With pillows stuffed in the window wells and the black lights on, the practice and studio space in the basement of Colin Ratcliff’s Hinsdale home is awash in magenta and purple. Those colors, and just the right velvety darkness, absorb the staccato drum beats and throbbing electric chords of The Feel Good Project’s favorite song, “Hazy.”
“What if I fall and hurt myself? Would you know how to fix me?” Ratcliff sings, leaning in to the microphone and stepping on and off an effects pedal attached to his guitar. As Ratcliff sways and strums, drummer Eli Pfotenhauer, the other half of The Feel Good Project, more than keeps up, banging out the beats that speed the song to its finish.
With the lights on, the room is a surprising shade of light pink, which reveals its former iteration as Ratfcliff’s sister’s dance studio.
“She’s in college now,” Ratcliff explains. “We kept talking about painting it a different color, but we’ve adapted and now we kind of like it.”
Adaptability is a good skill to have when you’re seventeen and playing in a band.
In the just-under-a-year that The Feel Good Project has been in existence, band partners Ratcliff and Pfotenhauer have created and performed their own songs, but also backed up lots of other friends’ bands. The two are also former members in several more groups.
“It’s just what everybody does,” explains Ratcliff “And when we perform out in public, we have two other musicians who join us— Ben Hodonicky who plays keyboards and guitar, and bass guitarist Matt Daly,” adds Pfotenhauer.
For Feel Good Project songs, Ratcliff writes the lyrics and composes the chords. Pfotenhauer, who loves music production, does the recording, mixing, and mastering. During rehearsals, the give and take between drummer and guitarist helps shape each song into its finished version. To build a following, the two—both high school juniors, do a lot with social media, posting photos of weekly rehearsals and recording sessions.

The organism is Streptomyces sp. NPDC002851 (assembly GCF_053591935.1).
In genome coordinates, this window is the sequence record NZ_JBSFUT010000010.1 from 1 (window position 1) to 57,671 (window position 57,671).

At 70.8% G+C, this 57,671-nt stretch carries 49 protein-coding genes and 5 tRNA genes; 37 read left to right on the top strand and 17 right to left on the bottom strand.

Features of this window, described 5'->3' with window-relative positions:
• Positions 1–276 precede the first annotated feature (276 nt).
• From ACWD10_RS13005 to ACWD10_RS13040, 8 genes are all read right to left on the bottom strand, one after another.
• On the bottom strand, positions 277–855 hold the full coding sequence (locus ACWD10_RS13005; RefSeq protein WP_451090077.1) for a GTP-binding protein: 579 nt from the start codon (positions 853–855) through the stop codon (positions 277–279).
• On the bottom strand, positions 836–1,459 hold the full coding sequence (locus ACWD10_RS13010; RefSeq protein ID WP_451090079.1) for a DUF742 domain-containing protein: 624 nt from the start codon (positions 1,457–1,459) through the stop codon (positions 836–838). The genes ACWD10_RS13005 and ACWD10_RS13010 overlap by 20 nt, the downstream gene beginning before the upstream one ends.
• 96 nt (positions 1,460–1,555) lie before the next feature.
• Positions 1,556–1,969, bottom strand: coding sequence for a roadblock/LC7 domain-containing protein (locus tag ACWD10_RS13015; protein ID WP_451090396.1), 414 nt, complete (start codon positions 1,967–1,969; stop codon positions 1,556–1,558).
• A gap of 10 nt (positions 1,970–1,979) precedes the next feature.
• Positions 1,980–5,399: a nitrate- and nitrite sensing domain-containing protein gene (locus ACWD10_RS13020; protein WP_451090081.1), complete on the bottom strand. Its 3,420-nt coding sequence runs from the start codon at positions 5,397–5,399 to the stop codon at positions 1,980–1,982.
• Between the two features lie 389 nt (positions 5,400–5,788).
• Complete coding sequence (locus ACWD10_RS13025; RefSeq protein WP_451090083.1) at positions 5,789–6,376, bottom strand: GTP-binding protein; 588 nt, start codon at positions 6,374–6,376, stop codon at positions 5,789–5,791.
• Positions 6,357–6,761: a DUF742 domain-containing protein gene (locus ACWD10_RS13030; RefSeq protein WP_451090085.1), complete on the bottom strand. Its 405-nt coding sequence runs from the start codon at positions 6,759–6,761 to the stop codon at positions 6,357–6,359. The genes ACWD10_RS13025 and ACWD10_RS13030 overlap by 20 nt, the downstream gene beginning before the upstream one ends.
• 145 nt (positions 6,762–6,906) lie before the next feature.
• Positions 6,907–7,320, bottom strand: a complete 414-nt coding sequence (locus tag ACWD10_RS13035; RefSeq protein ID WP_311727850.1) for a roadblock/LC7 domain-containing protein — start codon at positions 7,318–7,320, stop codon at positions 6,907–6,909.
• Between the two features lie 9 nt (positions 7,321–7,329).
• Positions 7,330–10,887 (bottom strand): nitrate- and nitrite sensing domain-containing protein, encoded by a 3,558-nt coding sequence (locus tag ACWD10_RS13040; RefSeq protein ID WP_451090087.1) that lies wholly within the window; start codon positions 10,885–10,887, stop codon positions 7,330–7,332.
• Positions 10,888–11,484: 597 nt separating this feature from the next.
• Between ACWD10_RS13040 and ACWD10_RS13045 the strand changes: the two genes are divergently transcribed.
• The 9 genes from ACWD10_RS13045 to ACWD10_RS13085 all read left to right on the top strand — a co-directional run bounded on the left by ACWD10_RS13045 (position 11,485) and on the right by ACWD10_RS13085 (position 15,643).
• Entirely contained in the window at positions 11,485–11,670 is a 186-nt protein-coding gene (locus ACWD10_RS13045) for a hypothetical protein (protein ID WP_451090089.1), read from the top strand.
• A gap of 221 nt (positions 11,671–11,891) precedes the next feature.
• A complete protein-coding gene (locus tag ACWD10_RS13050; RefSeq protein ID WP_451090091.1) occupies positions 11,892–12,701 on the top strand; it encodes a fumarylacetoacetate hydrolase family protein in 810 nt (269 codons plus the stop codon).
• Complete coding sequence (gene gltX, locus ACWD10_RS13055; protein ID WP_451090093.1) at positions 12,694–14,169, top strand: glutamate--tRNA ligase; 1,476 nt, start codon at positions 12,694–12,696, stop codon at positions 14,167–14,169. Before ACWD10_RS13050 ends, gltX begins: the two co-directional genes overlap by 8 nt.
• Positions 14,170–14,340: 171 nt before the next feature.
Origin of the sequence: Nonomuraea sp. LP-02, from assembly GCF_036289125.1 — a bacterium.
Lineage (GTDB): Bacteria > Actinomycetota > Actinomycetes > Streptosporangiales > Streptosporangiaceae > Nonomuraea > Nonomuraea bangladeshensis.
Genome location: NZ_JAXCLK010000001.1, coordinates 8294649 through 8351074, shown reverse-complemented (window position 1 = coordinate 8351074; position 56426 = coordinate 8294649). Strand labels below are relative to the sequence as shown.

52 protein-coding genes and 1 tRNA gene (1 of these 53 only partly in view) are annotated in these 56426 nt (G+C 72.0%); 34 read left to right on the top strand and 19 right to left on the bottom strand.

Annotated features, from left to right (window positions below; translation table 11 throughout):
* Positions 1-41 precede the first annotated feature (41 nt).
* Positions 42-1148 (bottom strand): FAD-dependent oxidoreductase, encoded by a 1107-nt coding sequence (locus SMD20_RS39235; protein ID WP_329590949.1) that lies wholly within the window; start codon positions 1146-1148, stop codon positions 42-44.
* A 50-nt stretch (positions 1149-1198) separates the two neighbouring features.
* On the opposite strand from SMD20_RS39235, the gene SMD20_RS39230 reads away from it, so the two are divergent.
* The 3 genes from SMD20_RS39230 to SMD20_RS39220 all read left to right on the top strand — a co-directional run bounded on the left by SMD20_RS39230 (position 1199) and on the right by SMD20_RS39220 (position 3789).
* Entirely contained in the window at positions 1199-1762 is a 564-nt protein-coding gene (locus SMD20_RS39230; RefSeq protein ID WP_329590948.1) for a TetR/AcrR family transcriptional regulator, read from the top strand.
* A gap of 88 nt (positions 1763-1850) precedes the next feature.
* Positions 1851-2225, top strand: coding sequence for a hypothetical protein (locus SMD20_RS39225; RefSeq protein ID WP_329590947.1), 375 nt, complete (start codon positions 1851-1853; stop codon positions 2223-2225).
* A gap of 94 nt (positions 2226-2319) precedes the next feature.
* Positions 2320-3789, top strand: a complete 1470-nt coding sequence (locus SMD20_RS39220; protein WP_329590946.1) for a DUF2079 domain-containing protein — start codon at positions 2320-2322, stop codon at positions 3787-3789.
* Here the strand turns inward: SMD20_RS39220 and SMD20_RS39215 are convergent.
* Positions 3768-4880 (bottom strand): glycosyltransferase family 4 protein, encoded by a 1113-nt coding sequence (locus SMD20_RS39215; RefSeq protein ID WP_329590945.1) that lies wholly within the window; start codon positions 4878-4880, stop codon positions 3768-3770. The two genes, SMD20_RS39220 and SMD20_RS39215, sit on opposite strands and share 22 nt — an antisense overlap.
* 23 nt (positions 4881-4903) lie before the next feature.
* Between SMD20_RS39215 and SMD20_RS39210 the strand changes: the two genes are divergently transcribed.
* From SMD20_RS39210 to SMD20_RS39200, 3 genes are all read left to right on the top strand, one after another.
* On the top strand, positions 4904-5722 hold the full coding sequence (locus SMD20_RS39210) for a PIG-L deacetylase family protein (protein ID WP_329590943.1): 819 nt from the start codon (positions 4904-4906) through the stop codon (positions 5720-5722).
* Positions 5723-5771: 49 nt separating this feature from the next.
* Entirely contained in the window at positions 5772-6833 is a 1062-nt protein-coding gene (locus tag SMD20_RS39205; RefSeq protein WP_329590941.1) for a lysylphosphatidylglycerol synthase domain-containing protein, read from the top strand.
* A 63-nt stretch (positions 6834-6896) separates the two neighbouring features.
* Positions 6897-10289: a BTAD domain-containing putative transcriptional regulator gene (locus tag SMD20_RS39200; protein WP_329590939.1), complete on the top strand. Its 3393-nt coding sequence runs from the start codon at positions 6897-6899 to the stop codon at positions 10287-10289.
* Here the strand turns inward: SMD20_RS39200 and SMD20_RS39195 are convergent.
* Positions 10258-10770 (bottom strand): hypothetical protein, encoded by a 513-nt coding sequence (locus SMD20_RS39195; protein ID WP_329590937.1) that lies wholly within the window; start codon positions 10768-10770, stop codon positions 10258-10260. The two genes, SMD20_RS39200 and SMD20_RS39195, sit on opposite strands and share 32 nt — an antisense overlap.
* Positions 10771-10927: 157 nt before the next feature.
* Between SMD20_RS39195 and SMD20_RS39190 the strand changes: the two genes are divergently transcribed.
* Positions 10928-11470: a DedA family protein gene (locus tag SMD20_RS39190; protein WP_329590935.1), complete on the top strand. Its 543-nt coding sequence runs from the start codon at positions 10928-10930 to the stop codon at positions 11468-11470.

Putting some of their music on a distribution hub led to the group’s songs being picked up by Spofity, Apple Music, You Tube, Sound Cloud, and more.
“What’s been really cool is that now, people I didn’t know are sending me videos of themselves singing The Feel Good Project songs and really having a good time,” says Ratcliff.
The Feel Good Project also plays in local venues whenever it can. “We do a lot of shows at Evolution Music, a music store with a stage at the back,” says Pfotenhauer. “It’s where all of the local bands play and it’s a great way to try out new songs.”
The two are also excited to be among the bands performing in of Hinsdale’s Uniquely Thursdays summer concert series at Burlington Park.
“That’s a big opportunity for us,” says Ratcliff. “When I was a little kid, we used to go to Uniquely Thursdays and to me, there was always an almost mythological feeling to the bands up there performing. To me they were, ‘The Band!’ And now, we are going to be ‘The Band!’,” Ratcliff laughs.
Ratcliff and Pfotenhauer met though a show at the Rock Academy, where Ratcliff started guitar lessons two years ago. He had been writing songs and when Pfotenhauer added his drumming, good synergy happened and a partnership was born. Both of them studied piano as kids, and Pfotenhauer started playing the drums in sixth grade.
For Ratcliff, big musical influences included The Beatles, Mac DeMarco, Tame Impala, Jimi Hendrix, and John Frusciante. The band Vampire Weekend was a favorite of Pfotenhauer’s, “And of course, the drumming of The Jimi Hendrix Project,” he says.
Describing their sound, the band shies away from firm labels, but loosely fits under indie rock or “alternative with roots in the classic stuff” categories, says Ratcliff.
The name of the band was born out of a disagreement Colin had with members in a former band over the direction they were taking one of his songs.
“I told them where they were taking the song just didn’t feel good,” says Ratcliff. “I said, ‘I want to make music that makes me feel good, that makes other people feel good.’ And that pretty much sums up where Eli and I are at today. Our mission is to make music that makes us feel good. We’d like to get out there and play more of it at shows, to build a bigger following, and we hope to find a manager to help us do that. But even if this doesn’t go anywhere, we are having a good time doing all of this. And that’s enough.”
Follow The Feel Good Project on Instagram
@thefeelgoodproject1 or on twitter @TheFeelGoodPro1.